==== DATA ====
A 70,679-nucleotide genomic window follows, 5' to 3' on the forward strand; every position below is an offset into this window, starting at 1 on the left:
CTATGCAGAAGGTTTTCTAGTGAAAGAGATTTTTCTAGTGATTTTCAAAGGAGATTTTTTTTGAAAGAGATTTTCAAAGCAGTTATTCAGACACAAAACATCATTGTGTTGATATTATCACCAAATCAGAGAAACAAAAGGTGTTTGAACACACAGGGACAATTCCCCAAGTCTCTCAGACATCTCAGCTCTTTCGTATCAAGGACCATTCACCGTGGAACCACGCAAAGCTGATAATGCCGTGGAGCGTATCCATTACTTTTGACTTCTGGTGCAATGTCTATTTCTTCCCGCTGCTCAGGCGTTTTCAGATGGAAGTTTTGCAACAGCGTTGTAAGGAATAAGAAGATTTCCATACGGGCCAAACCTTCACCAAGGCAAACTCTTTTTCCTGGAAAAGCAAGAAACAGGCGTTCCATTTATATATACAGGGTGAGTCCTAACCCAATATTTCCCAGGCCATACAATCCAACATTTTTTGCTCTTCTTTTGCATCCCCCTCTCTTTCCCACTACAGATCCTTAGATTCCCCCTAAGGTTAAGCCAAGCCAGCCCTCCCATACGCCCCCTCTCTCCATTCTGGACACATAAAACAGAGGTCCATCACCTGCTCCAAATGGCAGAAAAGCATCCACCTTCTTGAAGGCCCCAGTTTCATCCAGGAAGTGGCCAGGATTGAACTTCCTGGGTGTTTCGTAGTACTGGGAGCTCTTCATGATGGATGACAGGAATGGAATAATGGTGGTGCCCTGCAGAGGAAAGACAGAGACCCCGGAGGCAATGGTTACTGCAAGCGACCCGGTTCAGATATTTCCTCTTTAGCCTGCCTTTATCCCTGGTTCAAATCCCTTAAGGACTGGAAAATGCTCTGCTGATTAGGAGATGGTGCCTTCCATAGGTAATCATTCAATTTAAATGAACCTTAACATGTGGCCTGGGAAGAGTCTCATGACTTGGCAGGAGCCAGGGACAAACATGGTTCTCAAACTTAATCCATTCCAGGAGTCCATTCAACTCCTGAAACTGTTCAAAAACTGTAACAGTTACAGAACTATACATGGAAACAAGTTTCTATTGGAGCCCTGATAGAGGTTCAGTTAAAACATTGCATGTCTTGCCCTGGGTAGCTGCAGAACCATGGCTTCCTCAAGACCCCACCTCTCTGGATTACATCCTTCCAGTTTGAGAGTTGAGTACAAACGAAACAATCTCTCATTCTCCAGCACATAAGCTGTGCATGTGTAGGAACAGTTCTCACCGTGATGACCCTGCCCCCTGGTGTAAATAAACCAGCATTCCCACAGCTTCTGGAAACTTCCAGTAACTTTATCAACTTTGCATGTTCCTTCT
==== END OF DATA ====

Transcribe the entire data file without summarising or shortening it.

A 70,679-nucleotide genomic window follows, 5' to 3' on the forward strand; every position below is an offset into this window, starting at 1 on the left:
CTATGCAGAAGGTTTTCTAGTGAAAGAGATTTTTCTAGTGATTTTCAAAGGAGATTTTTTTTGAAAGAGATTTTCAAAGCAGTTATTCAGACACAAAACATCATTGTGTTGATATTATCACCAAATCAGAGAAACAAAAGGTGTTTGAACACACAGGGACAATTCCCCAAGTCTCTCAGACATCTCAGCTCTTTCGTATCAAGGACCATTCACCGTGGAACCACGCAAAGCTGATAATGCCGTGGAGCGTATCCATTACTTTTGACTTCTGGTGCAATGTCTATTTCTTCCCGCTGCTCAGGCGTTTTCAGATGGAAGTTTTGCAACAGCGTTGTAAGGAATAAGAAGATTTCCATACGGGCCAAACCTTCACCAAGGCAAACTCTTTTTCCTGGAAAAGCAAGAAACAGGCGTTCCATTTATATATACAGGGTGAGTCCTAACCCAATATTTCCCAGGCCATACAATCCAACATTTTTTGCTCTTCTTTTGCATCCCCCTCTCTTTCCCACTACAGATCCTTAGATTCCCCCTAAGGTTAAGCCAAGCCAGCCCTCCCATACGCCCCCTCTCTCCATTCTGGACACATAAAACAGAGGTCCATCACCTGCTCCAAATGGCAGAAAAGCATCCACCTTCTTGAAGGCCCCAGTTTCATCCAGGAAGTGGCCAGGATTGAACTTCCTGGGTGTTTCGTAGTACTGGGAGCTCTTCATGATGGATGACAGGAATGGAATAATGGTGGTGCCCTGCAGAGGAAAGACAGAGACCCCGGAGGCAATGGTTACTGCAAGCGACCCGGTTCAGATATTTCCTCTTTAGCCTGCCTTTATCCCTGGTTCAAATCCCTTAAGGACTGGAAAATGCTCTGCTGATTAGGAGATGGTGCCTTCCATAGGTAATCATTCAATTTAAATGAACCTTAACATGTGGCCTGGGAAGAGTCTCATGACTTGGCAGGAGCCAGGGACAAACATGGTTCTCAAACTTAATCCATTCCAGGAGTCCATTCAACTCCTGAAACTGTTCAAAAACTGTAACAGTTACAGAACTATACATGGAAACAAGTTTCTATTGGAGCCCTGATAGAGGTTCAGTTAAAACATTGCATGTCTTGCCCTGGGTAGCTGCAGAACCATGGCTTCCTCAAGACCCCACCTCTCTGGATTACATCCTTCCAGTTTGAGAGTTGAGTACAAACGAAACAATCTCTCATTCTCCAGCACATAAGCTGTGCATGTGTAGGAACAGTTCTCACCGTGATGACCCTGCCCCCTGGTGTAAATAAACCAGCATTCCCACAGCTTCTGGAAACTTCCAGTAACTTTATCAACTTTGCATGTTCCTTCT